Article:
When I told my parents I’d booked a table at Phil’s Kitchen for dinner on Saturday night, Dad’s response was, “Who is Phil? And why doesn’t he have a dining room?” Stoically ignoring the dad joke of the year and attempting answer those questions literally: Phil is Phil Clark, an alumnus of Meredith’s and SIDART (inter alia), with an extended stint on London’s restaurant scene under his belt. As for my father’s second query, I assume “Phil’s Dining Room” just didn’t fit on the sign.
Situated next door to a typically-packed Canton Cafe, Phil’s Kitchen opened in late March this year and is a welcome addition to the busy Kingsland precinct, adding a touch of fine dining class to what is traditionally a cheap-and-cheerful locale. The menu changes regularly and tonight it is mathematically pleasing: four starters, four mains, and two side dishes. A three-dessert anomaly messes with the balance somewhat, but feng shui is restored by the wine list: two sparkling, four white, four red, two sweet, and all representing different varietals. My glass of syrah from Redmetal Vineyards in the Hawke’s Bay is a local option, but French, Spanish and Italian drops are also on offer.
Small and perfectly formed, spheres of house-baked bread are served warm, pre-buttered and studded with rosemary. Their arrival is followed almost immediately by the starters. We share two: crispy pork belly with musket grapes and hazelnut, and smoked marlin with grapefruit and truffle. The hot-and-cold contrast between the two dishes is serendipitous ordering on our part, and the quantity is just sufficient to give us a tantalising sense of the quality to come.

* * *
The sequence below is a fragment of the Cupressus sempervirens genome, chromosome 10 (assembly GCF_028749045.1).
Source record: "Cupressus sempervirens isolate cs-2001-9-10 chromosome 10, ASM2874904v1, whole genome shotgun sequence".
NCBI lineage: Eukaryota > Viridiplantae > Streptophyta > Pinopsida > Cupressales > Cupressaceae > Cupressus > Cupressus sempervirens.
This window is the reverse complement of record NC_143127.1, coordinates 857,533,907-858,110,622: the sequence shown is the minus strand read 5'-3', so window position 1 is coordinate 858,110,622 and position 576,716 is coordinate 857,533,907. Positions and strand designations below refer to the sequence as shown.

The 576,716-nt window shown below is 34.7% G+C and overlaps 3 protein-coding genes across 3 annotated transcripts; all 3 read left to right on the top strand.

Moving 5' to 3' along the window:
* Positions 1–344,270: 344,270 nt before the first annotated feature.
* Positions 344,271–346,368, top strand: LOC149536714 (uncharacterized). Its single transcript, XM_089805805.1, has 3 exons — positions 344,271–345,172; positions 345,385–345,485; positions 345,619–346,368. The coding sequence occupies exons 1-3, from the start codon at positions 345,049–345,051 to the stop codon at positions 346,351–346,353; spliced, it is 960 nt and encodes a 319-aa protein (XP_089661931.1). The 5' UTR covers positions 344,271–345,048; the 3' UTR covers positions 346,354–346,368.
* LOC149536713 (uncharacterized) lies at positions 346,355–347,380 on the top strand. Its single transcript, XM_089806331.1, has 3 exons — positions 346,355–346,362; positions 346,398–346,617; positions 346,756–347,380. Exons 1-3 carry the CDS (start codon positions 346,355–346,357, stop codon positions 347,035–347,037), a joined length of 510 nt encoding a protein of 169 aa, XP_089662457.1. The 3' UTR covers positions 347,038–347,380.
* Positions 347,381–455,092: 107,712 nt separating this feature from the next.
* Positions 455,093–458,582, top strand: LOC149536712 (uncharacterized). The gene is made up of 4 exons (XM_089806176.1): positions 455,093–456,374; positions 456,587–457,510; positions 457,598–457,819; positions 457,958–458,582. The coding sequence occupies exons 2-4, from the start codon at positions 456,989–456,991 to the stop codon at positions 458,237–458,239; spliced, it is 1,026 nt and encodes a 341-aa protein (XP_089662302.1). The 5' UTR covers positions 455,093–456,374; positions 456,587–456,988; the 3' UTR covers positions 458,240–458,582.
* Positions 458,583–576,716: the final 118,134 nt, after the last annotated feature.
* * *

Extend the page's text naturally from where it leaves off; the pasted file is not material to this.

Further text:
Something of a hiatus between courses follows, but this is quickly forgotten when the mains arrive. Between the four of us, we manage to cover all bases. It is “fine dining”, I suppose, but it’s not pretentious: corn-fed chicken with field mushrooms and truffle; smoked duck breast with doris plum and cabbage (Doris has done a great job); slow-cooked kid/goat with peas, pumpkin and hazelnuts; poached salmon with beetroot, French white beans and pancetta. The portions are generous and the flavour combinations pleasingly traditional. Mum thinks the kid/goat tastes like lamb; Dad thinks there’s something decidedly goaty about it. I’m just thankful for the menu’s clarity – slow-cooked kid without the reassuring “/goat” would have been slightly discomfiting.
An appropriately hearty side dish of dauphinoise potatoes is served in a cast-iron pot; the green salad is perhaps superfluous to requirements. We are preoccupied trying to identify the provenance of a white powder garnishing the duck breast – doesn’t it look a bit like goats cheese? Can you taste a hint of caraway? It is some sort of pureed nut? It is, in fact, aerated duck fat, our learned waitress informs us, flavoured with fennel. OK, maybe a little pretentiousness doesn’t hurt. We tell ourselves that if it’s aerated, the calories don’t count.
Two of the three desserts seem suitable for the wintry tempest outside. We share cinnamon doughnuts with soft caramel; lightly whipped cream laced with nutmeg perfectly offsets the centrepiece’s sweetness. Dark chocolate cake is served in a manner best described as “broken”, fondly mended by chocolate parfait, salted caramel and roasted hazelnut. Lemon and black plum meringue sounds virtuous by comparison, and it is hence ignored.
Testament to the maître d’s efficiency, it takes a full two courses for us to realise that she is, in fact, flying solo. The restaurant may be compact, but regardless, one waiter expertly handling the entire front of house is a laudable feat.
As if in fortuitous response to Dad’s initial (ironic) query, the man himself steps out of the kitchen and shakes my father’s hand as we leave. There you go, Dad. That’s Phil, and you’ve just spent a delightful evening in what is, in a strict sense, his dining room.
479 New North Rd, Kingsland
Open from 5pm Tuesday – Thursday and 12pm Friday – Saturday
Closed Sundays and Mondays